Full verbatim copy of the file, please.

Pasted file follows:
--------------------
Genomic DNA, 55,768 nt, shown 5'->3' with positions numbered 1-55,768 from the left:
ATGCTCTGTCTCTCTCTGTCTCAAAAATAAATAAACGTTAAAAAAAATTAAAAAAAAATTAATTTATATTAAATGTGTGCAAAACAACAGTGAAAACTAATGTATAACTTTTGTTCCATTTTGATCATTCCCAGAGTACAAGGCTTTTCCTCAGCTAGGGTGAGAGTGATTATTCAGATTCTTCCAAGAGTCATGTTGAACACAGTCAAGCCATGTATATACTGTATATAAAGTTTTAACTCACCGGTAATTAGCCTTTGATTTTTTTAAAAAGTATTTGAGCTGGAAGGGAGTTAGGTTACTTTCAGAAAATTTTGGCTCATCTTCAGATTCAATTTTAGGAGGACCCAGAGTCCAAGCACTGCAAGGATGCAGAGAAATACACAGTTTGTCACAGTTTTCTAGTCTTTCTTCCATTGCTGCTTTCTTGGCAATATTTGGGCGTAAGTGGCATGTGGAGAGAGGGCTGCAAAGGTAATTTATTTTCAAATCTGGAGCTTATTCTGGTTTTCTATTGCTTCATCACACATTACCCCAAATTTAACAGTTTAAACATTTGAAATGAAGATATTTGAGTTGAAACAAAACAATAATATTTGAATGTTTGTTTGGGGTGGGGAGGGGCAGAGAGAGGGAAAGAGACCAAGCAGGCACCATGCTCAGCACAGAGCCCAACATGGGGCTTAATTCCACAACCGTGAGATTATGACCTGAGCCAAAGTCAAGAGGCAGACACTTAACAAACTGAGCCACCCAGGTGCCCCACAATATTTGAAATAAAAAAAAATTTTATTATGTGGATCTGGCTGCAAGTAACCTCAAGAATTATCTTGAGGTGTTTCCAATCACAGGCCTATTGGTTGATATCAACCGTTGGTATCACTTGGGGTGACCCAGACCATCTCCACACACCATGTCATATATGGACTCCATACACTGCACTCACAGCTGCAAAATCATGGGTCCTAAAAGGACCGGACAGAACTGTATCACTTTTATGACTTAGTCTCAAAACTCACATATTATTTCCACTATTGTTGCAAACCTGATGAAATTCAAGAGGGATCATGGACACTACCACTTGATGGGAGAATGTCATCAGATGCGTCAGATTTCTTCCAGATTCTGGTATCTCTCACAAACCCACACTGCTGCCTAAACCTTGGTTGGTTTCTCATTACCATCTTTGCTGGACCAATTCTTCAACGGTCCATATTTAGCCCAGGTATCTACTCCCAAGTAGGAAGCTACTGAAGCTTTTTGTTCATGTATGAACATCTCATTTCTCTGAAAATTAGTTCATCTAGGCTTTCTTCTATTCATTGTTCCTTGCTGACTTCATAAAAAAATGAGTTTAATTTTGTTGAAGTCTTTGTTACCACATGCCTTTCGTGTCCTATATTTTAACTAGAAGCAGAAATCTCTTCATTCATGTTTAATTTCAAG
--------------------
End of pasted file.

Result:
Genomic DNA, 55,768 nt, shown 5'->3' with positions numbered 1-55,768 from the left:
ATGCTCTGTCTCTCTCTGTCTCAAAAATAAATAAACGTTAAAAAAAATTAAAAAAAAATTAATTTATATTAAATGTGTGCAAAACAACAGTGAAAACTAATGTATAACTTTTGTTCCATTTTGATCATTCCCAGAGTACAAGGCTTTTCCTCAGCTAGGGTGAGAGTGATTATTCAGATTCTTCCAAGAGTCATGTTGAACACAGTCAAGCCATGTATATACTGTATATAAAGTTTTAACTCACCGGTAATTAGCCTTTGATTTTTTTAAAAAGTATTTGAGCTGGAAGGGAGTTAGGTTACTTTCAGAAAATTTTGGCTCATCTTCAGATTCAATTTTAGGAGGACCCAGAGTCCAAGCACTGCAAGGATGCAGAGAAATACACAGTTTGTCACAGTTTTCTAGTCTTTCTTCCATTGCTGCTTTCTTGGCAATATTTGGGCGTAAGTGGCATGTGGAGAGAGGGCTGCAAAGGTAATTTATTTTCAAATCTGGAGCTTATTCTGGTTTTCTATTGCTTCATCACACATTACCCCAAATTTAACAGTTTAAACATTTGAAATGAAGATATTTGAGTTGAAACAAAACAATAATATTTGAATGTTTGTTTGGGGTGGGGAGGGGCAGAGAGAGGGAAAGAGACCAAGCAGGCACCATGCTCAGCACAGAGCCCAACATGGGGCTTAATTCCACAACCGTGAGATTATGACCTGAGCCAAAGTCAAGAGGCAGACACTTAACAAACTGAGCCACCCAGGTGCCCCACAATATTTGAAATAAAAAAAAATTTTATTATGTGGATCTGGCTGCAAGTAACCTCAAGAATTATCTTGAGGTGTTTCCAATCACAGGCCTATTGGTTGATATCAACCGTTGGTATCACTTGGGGTGACCCAGACCATCTCCACACACCATGTCATATATGGACTCCATACACTGCACTCACAGCTGCAAAATCATGGGTCCTAAAAGGACCGGACAGAACTGTATCACTTTTATGACTTAGTCTCAAAACTCACATATTATTTCCACTATTGTTGCAAACCTGATGAAATTCAAGAGGGATCATGGACACTACCACTTGATGGGAGAATGTCATCAGATGCGTCAGATTTCTTCCAGATTCTGGTATCTCTCACAAACCCACACTGCTGCCTAAACCTTGGTTGGTTTCTCATTACCATCTTTGCTGGACCAATTCTTCAACGGTCCATATTTAGCCCAGGTATCTACTCCCAAGTAGGAAGCTACTGAAGCTTTTTGTTCATGTATGAACATCTCATTTCTCTGAAAATTAGTTCATCTAGGCTTTCTTCTATTCATTGTTCCTTGCTGACTTCATAAAAAAATGAGTTTAATTTTGTTGAAGTCTTTGTTACCACATGCCTTTCGTGTCCTATATTTTAACTAGAAGCAGAAATCTCTTCATTCATGTTTAATTTCAAG